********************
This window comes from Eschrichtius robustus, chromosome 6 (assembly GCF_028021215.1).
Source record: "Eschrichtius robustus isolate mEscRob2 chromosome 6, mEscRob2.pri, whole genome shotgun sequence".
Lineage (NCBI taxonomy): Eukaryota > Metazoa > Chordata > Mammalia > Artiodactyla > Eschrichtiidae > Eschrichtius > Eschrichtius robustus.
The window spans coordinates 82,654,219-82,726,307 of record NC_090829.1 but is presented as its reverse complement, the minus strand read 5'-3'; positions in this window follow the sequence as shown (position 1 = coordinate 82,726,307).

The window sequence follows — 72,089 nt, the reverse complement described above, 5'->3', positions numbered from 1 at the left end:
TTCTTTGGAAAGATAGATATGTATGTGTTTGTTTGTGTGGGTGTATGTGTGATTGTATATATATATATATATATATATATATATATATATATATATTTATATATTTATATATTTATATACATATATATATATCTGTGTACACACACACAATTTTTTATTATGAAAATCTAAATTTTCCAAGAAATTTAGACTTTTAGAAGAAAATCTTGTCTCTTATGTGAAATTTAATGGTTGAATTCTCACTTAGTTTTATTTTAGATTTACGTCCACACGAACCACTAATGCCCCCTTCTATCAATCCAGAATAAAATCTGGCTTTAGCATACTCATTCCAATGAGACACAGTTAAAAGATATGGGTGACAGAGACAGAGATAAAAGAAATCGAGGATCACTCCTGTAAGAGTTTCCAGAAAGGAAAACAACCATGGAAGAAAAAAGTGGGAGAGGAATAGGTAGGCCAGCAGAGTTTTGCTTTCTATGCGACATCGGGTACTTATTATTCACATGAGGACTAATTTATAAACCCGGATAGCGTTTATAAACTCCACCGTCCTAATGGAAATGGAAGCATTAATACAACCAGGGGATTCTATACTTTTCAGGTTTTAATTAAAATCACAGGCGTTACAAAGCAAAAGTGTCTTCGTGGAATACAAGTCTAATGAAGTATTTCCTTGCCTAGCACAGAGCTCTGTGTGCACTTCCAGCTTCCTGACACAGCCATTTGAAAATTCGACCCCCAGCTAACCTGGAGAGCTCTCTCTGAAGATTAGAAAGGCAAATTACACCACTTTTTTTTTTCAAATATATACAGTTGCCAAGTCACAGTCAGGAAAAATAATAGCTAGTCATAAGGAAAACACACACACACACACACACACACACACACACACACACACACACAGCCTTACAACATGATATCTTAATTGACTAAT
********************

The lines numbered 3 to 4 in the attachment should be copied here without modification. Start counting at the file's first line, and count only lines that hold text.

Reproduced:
Lineage (NCBI taxonomy): Eukaryota > Metazoa > Chordata > Mammalia > Artiodactyla > Eschrichtiidae > Eschrichtius > Eschrichtius robustus.
The window spans coordinates 82,654,219-82,726,307 of record NC_090829.1 but is presented as its reverse complement, the minus strand read 5'-3'; positions in this window follow the sequence as shown (position 1 = coordinate 82,726,307).